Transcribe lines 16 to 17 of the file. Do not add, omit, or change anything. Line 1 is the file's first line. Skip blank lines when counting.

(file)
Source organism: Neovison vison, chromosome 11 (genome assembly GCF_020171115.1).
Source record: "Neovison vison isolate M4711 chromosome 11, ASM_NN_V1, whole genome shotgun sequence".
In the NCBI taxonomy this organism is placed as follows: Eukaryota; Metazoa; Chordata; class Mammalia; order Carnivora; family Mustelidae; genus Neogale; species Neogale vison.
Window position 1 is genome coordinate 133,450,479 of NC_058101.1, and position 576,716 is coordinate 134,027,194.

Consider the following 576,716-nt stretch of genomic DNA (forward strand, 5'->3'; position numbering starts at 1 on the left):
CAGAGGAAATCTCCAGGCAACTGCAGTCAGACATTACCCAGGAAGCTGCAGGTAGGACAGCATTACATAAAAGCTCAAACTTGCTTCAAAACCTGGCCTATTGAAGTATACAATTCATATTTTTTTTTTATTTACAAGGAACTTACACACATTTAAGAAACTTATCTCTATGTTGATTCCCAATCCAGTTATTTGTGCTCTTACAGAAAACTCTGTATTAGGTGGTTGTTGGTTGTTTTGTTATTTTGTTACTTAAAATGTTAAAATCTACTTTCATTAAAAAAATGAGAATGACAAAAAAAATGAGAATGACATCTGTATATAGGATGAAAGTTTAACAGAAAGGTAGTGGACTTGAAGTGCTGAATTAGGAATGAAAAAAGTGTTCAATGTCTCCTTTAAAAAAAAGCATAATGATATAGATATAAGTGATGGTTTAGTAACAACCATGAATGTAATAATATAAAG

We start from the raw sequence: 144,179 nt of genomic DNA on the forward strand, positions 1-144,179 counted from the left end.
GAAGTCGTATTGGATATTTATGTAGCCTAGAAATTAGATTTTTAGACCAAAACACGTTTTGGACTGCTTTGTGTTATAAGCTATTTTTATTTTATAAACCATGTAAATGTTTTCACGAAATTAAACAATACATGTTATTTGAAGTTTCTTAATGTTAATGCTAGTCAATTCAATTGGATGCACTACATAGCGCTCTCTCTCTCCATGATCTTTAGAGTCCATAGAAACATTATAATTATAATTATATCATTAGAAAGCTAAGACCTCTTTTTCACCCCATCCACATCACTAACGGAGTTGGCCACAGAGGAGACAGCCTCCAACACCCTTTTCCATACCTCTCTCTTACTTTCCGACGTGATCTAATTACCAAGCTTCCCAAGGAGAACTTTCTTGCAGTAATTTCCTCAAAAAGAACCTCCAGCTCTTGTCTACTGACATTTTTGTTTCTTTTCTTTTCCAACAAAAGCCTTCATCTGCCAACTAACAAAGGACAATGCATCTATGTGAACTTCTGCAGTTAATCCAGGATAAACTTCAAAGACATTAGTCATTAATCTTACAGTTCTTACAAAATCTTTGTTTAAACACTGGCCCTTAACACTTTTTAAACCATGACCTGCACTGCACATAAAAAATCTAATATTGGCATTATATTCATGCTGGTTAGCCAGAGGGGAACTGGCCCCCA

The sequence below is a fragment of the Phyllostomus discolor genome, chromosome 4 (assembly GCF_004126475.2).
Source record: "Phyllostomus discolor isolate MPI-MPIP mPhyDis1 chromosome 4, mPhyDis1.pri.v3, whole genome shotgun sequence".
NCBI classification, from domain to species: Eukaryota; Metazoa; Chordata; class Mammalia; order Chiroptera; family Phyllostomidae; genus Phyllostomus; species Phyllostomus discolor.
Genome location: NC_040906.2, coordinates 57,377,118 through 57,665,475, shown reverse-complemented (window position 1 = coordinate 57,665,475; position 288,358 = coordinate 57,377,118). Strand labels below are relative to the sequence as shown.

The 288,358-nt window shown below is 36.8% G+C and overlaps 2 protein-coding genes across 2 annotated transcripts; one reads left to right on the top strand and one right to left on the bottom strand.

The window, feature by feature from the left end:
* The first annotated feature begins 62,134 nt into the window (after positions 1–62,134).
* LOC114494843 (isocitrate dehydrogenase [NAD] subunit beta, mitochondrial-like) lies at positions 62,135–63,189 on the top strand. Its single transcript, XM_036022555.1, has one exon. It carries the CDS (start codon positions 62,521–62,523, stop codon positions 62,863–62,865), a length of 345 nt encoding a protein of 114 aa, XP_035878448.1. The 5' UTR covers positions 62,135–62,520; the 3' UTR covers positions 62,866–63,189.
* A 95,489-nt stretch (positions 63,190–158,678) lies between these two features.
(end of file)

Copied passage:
* LOC114494843 (isocitrate dehydrogenase [NAD] subunit beta, mitochondrial-like) lies at positions 62,135–63,189 on the top strand. Its single transcript, XM_036022555.1, has one exon. It carries the CDS (start codon positions 62,521–62,523, stop codon positions 62,863–62,865), a length of 345 nt encoding a protein of 114 aa, XP_035878448.1. The 5' UTR covers positions 62,135–62,520; the 3' UTR covers positions 62,866–63,189.
* A 95,489-nt stretch (positions 63,190–158,678) lies between these two features.